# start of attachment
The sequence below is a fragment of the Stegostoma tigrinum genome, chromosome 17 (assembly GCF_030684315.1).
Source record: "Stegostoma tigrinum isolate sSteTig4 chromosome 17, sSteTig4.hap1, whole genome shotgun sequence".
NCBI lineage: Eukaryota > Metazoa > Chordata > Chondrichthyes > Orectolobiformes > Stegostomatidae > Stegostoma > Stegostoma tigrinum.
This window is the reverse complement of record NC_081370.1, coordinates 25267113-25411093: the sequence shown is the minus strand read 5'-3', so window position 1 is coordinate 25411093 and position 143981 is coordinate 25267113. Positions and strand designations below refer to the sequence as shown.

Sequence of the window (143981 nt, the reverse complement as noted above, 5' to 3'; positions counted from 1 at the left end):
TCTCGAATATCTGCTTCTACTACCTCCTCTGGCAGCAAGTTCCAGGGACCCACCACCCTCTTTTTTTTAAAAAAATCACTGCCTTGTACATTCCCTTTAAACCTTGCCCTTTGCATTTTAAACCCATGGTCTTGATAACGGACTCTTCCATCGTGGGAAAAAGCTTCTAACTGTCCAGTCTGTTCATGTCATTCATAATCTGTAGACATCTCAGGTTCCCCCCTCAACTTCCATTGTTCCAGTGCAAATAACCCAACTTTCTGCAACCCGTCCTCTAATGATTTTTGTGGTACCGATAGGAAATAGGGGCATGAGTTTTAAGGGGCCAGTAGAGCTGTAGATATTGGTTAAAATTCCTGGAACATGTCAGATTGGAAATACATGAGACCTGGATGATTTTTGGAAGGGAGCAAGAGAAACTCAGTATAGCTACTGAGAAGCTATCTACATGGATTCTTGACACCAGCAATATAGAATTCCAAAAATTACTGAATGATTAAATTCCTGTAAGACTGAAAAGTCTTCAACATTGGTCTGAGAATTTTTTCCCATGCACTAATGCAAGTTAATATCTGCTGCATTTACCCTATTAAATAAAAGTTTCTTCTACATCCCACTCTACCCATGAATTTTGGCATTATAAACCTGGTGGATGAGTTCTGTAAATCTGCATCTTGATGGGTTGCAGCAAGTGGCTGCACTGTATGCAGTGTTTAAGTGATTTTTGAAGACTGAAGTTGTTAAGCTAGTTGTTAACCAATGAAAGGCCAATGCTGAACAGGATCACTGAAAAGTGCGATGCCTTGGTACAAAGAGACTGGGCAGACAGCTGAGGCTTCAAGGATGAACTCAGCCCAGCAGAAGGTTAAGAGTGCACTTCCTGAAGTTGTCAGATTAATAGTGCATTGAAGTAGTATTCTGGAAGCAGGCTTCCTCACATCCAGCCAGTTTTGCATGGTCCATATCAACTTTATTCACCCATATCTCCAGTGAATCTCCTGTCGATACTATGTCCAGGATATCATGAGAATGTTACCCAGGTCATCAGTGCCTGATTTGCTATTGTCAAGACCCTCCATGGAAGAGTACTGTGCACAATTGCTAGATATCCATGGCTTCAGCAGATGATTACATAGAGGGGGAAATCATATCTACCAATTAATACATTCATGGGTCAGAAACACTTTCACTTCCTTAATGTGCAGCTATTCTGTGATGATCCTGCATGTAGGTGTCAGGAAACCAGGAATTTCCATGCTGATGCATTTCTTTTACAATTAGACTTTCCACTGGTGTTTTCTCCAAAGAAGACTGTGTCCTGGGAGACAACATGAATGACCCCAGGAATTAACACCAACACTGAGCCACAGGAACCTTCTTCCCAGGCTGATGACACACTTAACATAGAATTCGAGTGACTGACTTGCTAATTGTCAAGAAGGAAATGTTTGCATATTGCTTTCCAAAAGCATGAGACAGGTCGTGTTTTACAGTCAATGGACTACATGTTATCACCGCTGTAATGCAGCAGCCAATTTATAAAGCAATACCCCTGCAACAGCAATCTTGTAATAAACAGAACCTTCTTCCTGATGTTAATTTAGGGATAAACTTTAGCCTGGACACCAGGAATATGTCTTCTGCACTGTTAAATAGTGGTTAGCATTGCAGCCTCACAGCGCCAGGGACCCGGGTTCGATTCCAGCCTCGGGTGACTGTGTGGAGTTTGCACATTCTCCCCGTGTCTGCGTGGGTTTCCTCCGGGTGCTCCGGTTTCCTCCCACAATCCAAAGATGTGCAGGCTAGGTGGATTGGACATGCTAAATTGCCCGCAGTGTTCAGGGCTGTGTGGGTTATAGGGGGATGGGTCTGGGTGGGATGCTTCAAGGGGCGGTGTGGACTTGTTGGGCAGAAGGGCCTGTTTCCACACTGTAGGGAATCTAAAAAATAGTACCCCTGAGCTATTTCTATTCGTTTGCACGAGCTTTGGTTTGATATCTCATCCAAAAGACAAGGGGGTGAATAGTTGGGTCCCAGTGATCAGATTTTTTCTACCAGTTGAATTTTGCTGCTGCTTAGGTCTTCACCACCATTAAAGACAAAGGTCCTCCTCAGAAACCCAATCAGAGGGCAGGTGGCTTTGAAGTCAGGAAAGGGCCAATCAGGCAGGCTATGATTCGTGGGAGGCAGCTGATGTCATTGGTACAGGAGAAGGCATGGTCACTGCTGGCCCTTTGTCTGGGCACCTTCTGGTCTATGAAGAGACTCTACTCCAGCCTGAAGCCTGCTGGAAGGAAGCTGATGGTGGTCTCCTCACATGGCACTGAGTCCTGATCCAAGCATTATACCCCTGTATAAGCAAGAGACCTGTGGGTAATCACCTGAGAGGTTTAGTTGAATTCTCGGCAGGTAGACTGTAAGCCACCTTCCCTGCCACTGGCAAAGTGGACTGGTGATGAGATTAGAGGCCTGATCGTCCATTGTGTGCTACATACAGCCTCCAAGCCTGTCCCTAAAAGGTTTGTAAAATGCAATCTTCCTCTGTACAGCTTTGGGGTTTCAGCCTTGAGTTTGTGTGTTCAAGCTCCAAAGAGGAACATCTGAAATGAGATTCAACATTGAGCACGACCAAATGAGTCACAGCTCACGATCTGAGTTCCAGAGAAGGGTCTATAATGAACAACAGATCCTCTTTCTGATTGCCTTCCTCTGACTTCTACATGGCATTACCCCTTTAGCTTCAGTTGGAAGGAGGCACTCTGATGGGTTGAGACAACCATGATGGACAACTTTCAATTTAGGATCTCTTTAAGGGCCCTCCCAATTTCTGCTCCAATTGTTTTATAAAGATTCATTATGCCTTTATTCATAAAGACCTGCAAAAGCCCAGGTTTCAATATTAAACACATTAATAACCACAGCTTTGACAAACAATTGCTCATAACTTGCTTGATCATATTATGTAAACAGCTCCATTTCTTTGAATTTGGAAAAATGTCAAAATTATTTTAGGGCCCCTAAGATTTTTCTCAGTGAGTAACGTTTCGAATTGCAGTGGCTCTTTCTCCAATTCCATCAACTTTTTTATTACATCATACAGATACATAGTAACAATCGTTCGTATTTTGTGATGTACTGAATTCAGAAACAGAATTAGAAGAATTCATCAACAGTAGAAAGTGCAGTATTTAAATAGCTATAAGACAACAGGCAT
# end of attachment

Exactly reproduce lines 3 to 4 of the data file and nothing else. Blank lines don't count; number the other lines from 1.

NCBI lineage: Eukaryota > Metazoa > Chordata > Chondrichthyes > Orectolobiformes > Stegostomatidae > Stegostoma > Stegostoma tigrinum.
This window is the reverse complement of record NC_081370.1, coordinates 25267113-25411093: the sequence shown is the minus strand read 5'-3', so window position 1 is coordinate 25411093 and position 143981 is coordinate 25267113. Positions and strand designations below refer to the sequence as shown.